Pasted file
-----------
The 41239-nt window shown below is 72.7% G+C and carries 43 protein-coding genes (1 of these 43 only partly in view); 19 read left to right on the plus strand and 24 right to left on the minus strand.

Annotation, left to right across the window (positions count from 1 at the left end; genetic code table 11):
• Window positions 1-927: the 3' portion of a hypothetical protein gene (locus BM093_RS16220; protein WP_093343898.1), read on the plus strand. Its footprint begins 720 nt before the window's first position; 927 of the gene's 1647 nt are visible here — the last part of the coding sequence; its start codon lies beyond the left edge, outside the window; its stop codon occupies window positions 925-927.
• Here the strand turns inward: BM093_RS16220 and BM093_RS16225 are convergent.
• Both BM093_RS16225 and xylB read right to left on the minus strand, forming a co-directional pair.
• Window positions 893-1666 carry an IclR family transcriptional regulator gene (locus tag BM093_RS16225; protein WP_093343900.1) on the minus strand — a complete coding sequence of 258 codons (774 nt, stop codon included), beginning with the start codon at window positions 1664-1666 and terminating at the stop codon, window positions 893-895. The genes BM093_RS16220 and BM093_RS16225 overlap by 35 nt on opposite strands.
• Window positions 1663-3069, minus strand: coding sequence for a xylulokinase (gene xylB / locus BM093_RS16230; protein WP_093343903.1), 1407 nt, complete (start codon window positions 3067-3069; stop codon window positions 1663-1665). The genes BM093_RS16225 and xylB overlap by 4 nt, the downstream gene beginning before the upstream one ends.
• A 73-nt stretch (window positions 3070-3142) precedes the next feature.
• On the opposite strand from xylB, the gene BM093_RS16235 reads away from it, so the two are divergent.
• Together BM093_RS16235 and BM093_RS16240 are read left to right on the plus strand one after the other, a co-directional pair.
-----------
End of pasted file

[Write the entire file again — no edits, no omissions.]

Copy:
The 41239-nt window shown below is 72.7% G+C and carries 43 protein-coding genes (1 of these 43 only partly in view); 19 read left to right on the plus strand and 24 right to left on the minus strand.

Annotation, left to right across the window (positions count from 1 at the left end; genetic code table 11):
• Window positions 1-927: the 3' portion of a hypothetical protein gene (locus BM093_RS16220; protein WP_093343898.1), read on the plus strand. Its footprint begins 720 nt before the window's first position; 927 of the gene's 1647 nt are visible here — the last part of the coding sequence; its start codon lies beyond the left edge, outside the window; its stop codon occupies window positions 925-927.
• Here the strand turns inward: BM093_RS16220 and BM093_RS16225 are convergent.
• Both BM093_RS16225 and xylB read right to left on the minus strand, forming a co-directional pair.
• Window positions 893-1666 carry an IclR family transcriptional regulator gene (locus tag BM093_RS16225; protein WP_093343900.1) on the minus strand — a complete coding sequence of 258 codons (774 nt, stop codon included), beginning with the start codon at window positions 1664-1666 and terminating at the stop codon, window positions 893-895. The genes BM093_RS16220 and BM093_RS16225 overlap by 35 nt on opposite strands.
• Window positions 1663-3069, minus strand: coding sequence for a xylulokinase (gene xylB / locus BM093_RS16230; protein WP_093343903.1), 1407 nt, complete (start codon window positions 3067-3069; stop codon window positions 1663-1665). The genes BM093_RS16225 and xylB overlap by 4 nt, the downstream gene beginning before the upstream one ends.
• A 73-nt stretch (window positions 3070-3142) precedes the next feature.
• On the opposite strand from xylB, the gene BM093_RS16235 reads away from it, so the two are divergent.
• Together BM093_RS16235 and BM093_RS16240 are read left to right on the plus strand one after the other, a co-directional pair.